I understand what you are saying about working with .wav files and try to get them from the producer. That said, how do I accomplish my goals?
This is ONLY if you want to “splice” all of the files together in one big file.
There is also an open source tool for creating Chapters in MP3s: > http://id3v2-chap-tool.sourceforge.net/
But, can the listener make use of this?
- I only have a couple of MP3 audiobooks that I converted to MP3 myself from audio CDs. These play exactly like an MP3 music album.
** I normally use Winamp so I’m not totally familiar with Windows Media Player.
Hi, Garys -
Did you ever get a good answer on this? I feel like I’ve been looking for ages: I want to create & place my multi-chapter audiobook on my own site, and sell it from there, downloadable, in the best format possible so it is easy to listen to from any common user device (phone, computer, pc). I see kazillion ‘audible’ options but am bypassing audible.
I have my entire book recorded; all are MP3 format; chapters are a bit too long to expect people to listen to entire chapter in 1 sitting, much less entire book. Imagine 3-6 ‘sections’ per chapter; then 6 chapters in the book. I want people to be able to download a chapter at a time [I know this sounds weird, but assume I have good reasons for this], AND be able to either:
A) listen to all sections within a chapter in one sitting, with the audio rolling into their ears section after section after section, in correct sequence and/or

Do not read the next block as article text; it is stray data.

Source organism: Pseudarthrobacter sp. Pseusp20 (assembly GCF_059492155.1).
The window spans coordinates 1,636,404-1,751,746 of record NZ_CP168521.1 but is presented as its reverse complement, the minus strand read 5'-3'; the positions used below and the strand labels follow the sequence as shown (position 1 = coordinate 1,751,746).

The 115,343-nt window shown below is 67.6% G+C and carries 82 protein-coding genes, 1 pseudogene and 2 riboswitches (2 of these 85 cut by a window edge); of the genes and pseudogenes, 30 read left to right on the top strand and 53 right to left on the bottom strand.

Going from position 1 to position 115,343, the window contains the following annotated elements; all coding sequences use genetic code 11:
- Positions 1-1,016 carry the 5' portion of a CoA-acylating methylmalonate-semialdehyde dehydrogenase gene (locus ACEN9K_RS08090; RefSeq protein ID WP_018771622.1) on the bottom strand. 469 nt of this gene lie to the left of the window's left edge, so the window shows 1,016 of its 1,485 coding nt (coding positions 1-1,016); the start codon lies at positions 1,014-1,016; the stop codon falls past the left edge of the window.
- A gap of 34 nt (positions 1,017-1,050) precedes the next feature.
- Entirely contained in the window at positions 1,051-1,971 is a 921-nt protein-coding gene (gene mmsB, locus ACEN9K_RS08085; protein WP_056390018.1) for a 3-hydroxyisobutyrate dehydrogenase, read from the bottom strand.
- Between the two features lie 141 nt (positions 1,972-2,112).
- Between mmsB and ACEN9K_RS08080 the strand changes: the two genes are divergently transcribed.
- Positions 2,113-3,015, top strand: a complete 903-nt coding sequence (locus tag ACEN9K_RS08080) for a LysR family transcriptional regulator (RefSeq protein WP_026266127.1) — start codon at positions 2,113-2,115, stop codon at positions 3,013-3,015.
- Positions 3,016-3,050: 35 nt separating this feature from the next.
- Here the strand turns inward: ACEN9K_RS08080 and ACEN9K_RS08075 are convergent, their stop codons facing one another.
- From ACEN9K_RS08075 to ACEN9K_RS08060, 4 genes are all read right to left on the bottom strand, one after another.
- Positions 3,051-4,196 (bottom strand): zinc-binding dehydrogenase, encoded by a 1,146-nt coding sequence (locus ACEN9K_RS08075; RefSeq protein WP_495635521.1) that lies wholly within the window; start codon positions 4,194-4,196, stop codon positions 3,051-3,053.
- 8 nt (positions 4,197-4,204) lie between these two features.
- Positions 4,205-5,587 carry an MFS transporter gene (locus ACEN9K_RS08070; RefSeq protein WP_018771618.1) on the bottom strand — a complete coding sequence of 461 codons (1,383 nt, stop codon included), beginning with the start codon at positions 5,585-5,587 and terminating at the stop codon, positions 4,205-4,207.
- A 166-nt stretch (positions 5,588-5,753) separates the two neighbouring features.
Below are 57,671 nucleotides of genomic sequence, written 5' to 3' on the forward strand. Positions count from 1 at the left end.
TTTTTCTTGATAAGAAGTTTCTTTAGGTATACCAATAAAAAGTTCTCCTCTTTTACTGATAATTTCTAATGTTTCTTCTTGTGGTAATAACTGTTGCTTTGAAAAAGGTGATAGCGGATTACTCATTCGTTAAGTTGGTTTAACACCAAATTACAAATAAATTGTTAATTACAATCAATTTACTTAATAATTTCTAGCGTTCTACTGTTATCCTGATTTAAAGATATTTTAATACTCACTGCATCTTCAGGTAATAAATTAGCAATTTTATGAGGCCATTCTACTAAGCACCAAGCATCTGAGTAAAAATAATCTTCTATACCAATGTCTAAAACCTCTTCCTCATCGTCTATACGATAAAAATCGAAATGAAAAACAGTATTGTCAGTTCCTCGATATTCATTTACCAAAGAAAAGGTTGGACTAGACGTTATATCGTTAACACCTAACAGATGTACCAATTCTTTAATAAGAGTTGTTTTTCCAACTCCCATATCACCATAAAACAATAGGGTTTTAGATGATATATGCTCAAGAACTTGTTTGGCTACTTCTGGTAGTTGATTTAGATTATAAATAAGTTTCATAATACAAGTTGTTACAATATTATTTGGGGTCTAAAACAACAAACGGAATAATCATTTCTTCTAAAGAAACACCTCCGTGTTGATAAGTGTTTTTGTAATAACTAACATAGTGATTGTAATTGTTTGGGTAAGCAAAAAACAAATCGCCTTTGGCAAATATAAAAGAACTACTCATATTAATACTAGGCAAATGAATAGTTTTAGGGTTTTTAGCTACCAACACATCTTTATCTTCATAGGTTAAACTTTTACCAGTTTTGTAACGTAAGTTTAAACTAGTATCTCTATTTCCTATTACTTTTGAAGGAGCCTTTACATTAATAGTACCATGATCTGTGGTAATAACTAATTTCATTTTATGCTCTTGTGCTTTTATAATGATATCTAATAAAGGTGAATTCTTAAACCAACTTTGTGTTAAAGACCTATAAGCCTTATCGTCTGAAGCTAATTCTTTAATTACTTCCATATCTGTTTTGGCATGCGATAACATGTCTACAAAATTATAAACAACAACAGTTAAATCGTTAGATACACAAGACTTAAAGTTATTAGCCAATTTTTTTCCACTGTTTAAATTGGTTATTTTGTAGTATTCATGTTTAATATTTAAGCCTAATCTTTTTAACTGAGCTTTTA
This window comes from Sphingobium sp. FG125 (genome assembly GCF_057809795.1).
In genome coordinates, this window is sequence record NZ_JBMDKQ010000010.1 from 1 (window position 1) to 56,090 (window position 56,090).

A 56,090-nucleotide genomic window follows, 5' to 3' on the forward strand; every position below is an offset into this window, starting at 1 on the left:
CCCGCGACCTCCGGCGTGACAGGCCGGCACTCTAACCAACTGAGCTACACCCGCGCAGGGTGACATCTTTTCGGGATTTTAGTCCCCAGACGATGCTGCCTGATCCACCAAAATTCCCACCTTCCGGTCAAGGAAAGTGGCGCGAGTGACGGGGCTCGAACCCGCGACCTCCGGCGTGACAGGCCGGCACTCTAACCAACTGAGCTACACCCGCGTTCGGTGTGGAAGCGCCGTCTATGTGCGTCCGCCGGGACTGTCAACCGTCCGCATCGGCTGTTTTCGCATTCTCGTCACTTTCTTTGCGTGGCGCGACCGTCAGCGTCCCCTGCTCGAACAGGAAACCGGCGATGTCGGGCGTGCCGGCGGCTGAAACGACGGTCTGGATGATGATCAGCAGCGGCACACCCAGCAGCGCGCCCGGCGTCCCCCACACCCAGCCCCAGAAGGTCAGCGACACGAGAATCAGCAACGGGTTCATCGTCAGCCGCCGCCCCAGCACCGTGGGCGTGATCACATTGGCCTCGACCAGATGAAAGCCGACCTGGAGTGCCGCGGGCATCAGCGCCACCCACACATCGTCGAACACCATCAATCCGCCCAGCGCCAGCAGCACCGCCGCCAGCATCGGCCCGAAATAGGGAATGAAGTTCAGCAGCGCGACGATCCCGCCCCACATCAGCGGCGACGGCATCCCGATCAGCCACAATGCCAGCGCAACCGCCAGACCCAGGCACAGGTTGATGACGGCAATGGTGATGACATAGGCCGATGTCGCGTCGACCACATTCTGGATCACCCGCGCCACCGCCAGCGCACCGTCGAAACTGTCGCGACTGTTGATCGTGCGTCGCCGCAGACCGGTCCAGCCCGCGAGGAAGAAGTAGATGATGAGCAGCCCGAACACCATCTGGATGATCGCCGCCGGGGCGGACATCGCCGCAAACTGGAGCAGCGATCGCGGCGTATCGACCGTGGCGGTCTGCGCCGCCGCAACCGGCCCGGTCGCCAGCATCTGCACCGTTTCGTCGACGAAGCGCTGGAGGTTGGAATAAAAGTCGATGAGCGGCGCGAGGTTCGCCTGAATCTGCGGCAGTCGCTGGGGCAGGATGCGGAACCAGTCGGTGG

B) listen to 1 or two sections, then go away / stop listening; come back a day or week later, and be able to pick up again at appropriate next section.
Do I just have the sections recorded as individual MP3 tracks (internally labeled correctly as ‘section’x’ within ‘chapter y’ within book/album ‘ABC’), then place each of those tracks into single ‘chapter’ file folders??? [am envisioning end audiobook product on my site is one big ‘my book’ folder, containing 6 separate ‘chapter’ folders; my customers download a ‘chapter’ folder, and they receive/download the individual ‘section’ MP3 tracks for that chapter… and somehow when they open the chapter folder in windows media player or whatever audio listening-software they have… the related ‘section’ MP3 tracks play in sequence beautifully…
What did you end up doing with your audiobook?
working now to produce them as audiobooks.
Meanwhile, back at the first post.
With a company such as ACX? ACX wants your works as independent chapters and there are specifications for intros, silences, formatting, technical considerations, maximum file sizes, duration, etc.
If you’re doing it yourself, then you can do whatever you want, but you’re missing the corporate hand-holding. Chapters, segmentation and placeholder “memory” are questions you run into almost immediately. Those are taken care of when ACX accepts your show.
Nobody ever does this, but I would buy an audiobook to see how they do it. I’ve listened to audiobooks on CD and while that sounds just fine, juggling six or more CDs in the car (for example) is a little rough. I can tell you that transferring works from Audio CD to filesets for hiking or jogging is not fun.
This is me watching the postings closely.
There are companies who will publish for you for very little or free and they don’t care what you do. That’s actually the down side. Instead of a guaranteed enjoyable product, the customer gets a gamble.
Contrast that with this actual clip from a Sarah Vowell audiobook.